Increasing costs for the education sector does raise the question of how to manage budgets to enable schools to navigate their own digital transformation pathway. It’s become clear that digital learning is a vital component of education, and using technology in the classroom motivates and encourages students, helping them to become more self-confident and independent.
However, for it to function optimally, an educational establishment’s entire technology estate needs to be monitored, regularly refreshed and regularly replenished. That’s not just back-office infrastructure like servers but digital learning tools like interactive whiteboards and, above all, devices for teachers and students, especially if that school is striving for a policy of a 1:1 ratio of device to student. Both educators and students need to know the equipment students use in class – primarily laptops and tablets – is reliable, able to cope with the latest technology standards, and run the latest software or apps.
Tech that can’t do these things creates many problems where workarounds will need to be found to do what’s required in the classroom, and students may get the impression that their education experience is lacking.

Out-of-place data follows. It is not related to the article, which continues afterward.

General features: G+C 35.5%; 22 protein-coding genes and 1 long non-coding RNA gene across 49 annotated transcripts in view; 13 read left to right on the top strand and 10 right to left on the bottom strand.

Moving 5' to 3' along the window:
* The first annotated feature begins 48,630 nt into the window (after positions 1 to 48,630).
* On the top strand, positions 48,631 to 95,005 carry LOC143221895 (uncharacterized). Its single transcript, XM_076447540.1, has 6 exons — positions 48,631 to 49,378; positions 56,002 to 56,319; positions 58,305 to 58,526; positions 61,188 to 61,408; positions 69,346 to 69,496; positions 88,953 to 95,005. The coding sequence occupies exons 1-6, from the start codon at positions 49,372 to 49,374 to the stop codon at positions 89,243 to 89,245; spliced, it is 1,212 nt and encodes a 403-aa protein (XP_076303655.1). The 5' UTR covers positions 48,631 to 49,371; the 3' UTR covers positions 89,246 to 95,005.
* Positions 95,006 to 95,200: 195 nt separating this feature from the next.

One of the key things that the Covid 19 pandemic taught us is that there is a vast inequality in access to technology among school-age children. Schools found themselves bridging the gap, and in many cases, and for large numbers of young people, schools are still the primary provider of computing equipment. It is a vital and often sadly hidden role for them.
Making tight finances stack up
Headteachers and others with responsibility for technology acquisition in schools are all too well aware of their need to provide the best solutions for their students. They are also, though, in a situation of severe budgetary pressure, and that’s not going to change any time soon. The Department for Education spent £365m in 2021, a 208% increase from the previous year. This followed a year of staff and pupils being forced to work from home during lockdowns. This budget has to cater for 10 million pupils in over 32,000 schools across the UK’s 152 local education authorities. It has to cover everything, not just technology provisions.
Senior Leadership Teams know what they need, but that doesn’t answer the question of how to finance it, how to manage the complex procurement and auditing requirements, or how to find the money and stay compliant.